Bedbugs infest Big Apple
New York's bedbugs are causing fresh anxiety among tourists who are cancelling vacations planned for the height of the holiday season.
Many are worried about staying in hotels and visiting attractions as new reports of bedbugs seem to pop up every few days.
And officials in Mayor Michael Bloomberg's administration are now concerned about the effect on the city's image and $30bn tourism industry. Thousands of Irish tourists travel to the Big Apple every year in an effort to snap up cheaper gifts for Christmas.
The discoveries of pests at high-profile places are often not full-blown infestations, or even in public areas.
Bloomingdale's reported finding exactly one bug in the famous department store, the Empire State Building had them in the basement and Lincoln Center's were in a dressing room.
But those reports, along with bedbug discoveries in movie theatres, hotels and clothing chain stores, are causing skittish travellers to call off trips planned months ago.
Industry professionals -- who have privately told city officials that they are nervous about bedbugs hurting New York's reputation -- say publicly that they are not aware of any bedbug-related cancellations.
But several would-be tourists say they are aborting their trips because they fear the bloodsucking pests.
"It sounds like you can get them anywhere, any time of day and not know it until you get home," said Patty Majerik, from Baltimore.
She said she may not travel to Manhattan next month with her children, aged seven and 10, as they do every year around the holidays to shop, catch a Broadway show and see the Radio City Christmas show.
"I've got four people travelling on a train, in cabs, going to stores and theatres, and they could be in any of these places? I hate to say it, but I doubt we're going to come this time," Majerik said.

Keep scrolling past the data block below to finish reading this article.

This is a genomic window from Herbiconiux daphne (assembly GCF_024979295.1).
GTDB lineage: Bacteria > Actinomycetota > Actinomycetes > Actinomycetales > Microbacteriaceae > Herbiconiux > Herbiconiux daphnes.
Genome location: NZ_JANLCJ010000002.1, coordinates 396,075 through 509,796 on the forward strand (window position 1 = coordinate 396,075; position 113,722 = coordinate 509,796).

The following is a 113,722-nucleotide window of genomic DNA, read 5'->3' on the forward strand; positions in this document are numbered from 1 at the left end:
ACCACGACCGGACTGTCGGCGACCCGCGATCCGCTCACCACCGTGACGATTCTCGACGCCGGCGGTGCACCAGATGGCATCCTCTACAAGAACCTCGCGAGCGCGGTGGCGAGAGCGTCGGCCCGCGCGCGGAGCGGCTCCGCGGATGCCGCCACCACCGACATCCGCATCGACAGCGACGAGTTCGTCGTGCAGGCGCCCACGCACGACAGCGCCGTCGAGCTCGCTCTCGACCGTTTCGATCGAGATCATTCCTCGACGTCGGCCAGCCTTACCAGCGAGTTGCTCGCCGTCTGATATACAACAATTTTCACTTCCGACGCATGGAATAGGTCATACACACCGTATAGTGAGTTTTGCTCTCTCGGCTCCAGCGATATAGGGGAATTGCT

Suzanne Baldwin said she is forfeiting money spent on reservations for a November trip to New York City from her home in Florida. She had already grown accustomed to checking hotel rooms for bedbugs -- and has done so in New York before -- but she is now overwhelmed at the idea that the bugs have spread beyond hotels.
"We thought long and hard about this trip," she said. "However, we decided, knowing we would lose quite a bit of money from nonrefundable tickets, it was not worth the worry."
Susannah Johnston, a yoga teacher who lives in the New York City suburbs, said she and her husband wanted to stay overnight in Manhattan last weekend after attending a late concert, but bedbugs thwarted their plans.
"We started researching hotels and prices, and then we read the reviews," she said. "Every one of the hotels we were considering had a guest horror story regarding bedbugs."
Sightings of the rust-coloured bugs, which are about the size of an apple seed, have surged in New York and around the United States in recent years. It is not known what caused their sudden spread, but experts have theorised that an increase in global travel and the banning of certain pesticides may be partly responsible.
Bedbugs are famously difficult to eradicate; they hide in many more places than beds and can go for a year without feeding. Bloomberg recently joked on David Letterman's Late Show that bedbugs "are probably tougher" than New York's rats.
The city's tourism agency, NYC & Company, said it has not seen mass cancellations because of bedbug fears. But officials said some New York hotels, museums and other attractions that depend on tourists have told the administration they are concerned the bedbug rumours will scare travellers away.
Tourism officials are keeping an eye on the situation, and are trying to decide how to address the public relations side of it.